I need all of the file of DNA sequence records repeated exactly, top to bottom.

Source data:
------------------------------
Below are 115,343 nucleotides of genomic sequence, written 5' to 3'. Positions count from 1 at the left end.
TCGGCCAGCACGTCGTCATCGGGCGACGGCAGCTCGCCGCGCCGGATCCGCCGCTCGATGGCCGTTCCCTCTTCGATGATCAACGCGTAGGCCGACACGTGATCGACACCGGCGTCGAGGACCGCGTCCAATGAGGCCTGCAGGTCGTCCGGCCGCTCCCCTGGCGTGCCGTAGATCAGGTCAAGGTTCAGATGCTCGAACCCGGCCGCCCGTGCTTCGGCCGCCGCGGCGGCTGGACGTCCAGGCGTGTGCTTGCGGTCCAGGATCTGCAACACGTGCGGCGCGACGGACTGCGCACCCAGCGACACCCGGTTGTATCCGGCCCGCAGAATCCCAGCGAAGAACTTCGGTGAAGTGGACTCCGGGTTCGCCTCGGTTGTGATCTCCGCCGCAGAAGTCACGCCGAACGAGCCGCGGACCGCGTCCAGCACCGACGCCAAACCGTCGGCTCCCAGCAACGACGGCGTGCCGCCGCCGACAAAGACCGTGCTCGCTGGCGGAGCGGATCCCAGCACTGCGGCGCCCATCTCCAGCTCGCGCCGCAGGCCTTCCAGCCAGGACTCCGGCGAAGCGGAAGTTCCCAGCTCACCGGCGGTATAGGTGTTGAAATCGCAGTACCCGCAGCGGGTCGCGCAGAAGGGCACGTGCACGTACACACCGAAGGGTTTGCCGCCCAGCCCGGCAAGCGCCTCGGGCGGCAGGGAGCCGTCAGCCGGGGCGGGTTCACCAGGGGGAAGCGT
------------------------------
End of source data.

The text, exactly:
Below are 115,343 nucleotides of genomic sequence, written 5' to 3'. Positions count from 1 at the left end.
TCGGCCAGCACGTCGTCATCGGGCGACGGCAGCTCGCCGCGCCGGATCCGCCGCTCGATGGCCGTTCCCTCTTCGATGATCAACGCGTAGGCCGACACGTGATCGACACCGGCGTCGAGGACCGCGTCCAATGAGGCCTGCAGGTCGTCCGGCCGCTCCCCTGGCGTGCCGTAGATCAGGTCAAGGTTCAGATGCTCGAACCCGGCCGCCCGTGCTTCGGCCGCCGCGGCGGCTGGACGTCCAGGCGTGTGCTTGCGGTCCAGGATCTGCAACACGTGCGGCGCGACGGACTGCGCACCCAGCGACACCCGGTTGTATCCGGCCCGCAGAATCCCAGCGAAGAACTTCGGTGAAGTGGACTCCGGGTTCGCCTCGGTTGTGATCTCCGCCGCAGAAGTCACGCCGAACGAGCCGCGGACCGCGTCCAGCACCGACGCCAAACCGTCGGCTCCCAGCAACGACGGCGTGCCGCCGCCGACAAAGACCGTGCTCGCTGGCGGAGCGGATCCCAGCACTGCGGCGCCCATCTCCAGCTCGCGCCGCAGGCCTTCCAGCCAGGACTCCGGCGAAGCGGAAGTTCCCAGCTCACCGGCGGTATAGGTGTTGAAATCGCAGTACCCGCAGCGGGTCGCGCAGAAGGGCACGTGCACGTACACACCGAAGGGTTTGCCGCCCAGCCCGGCAAGCGCCTCGGGCGGCAGGGAGCCGTCAGCCGGGGCGGGTTCACCAGGGGGAAGCGT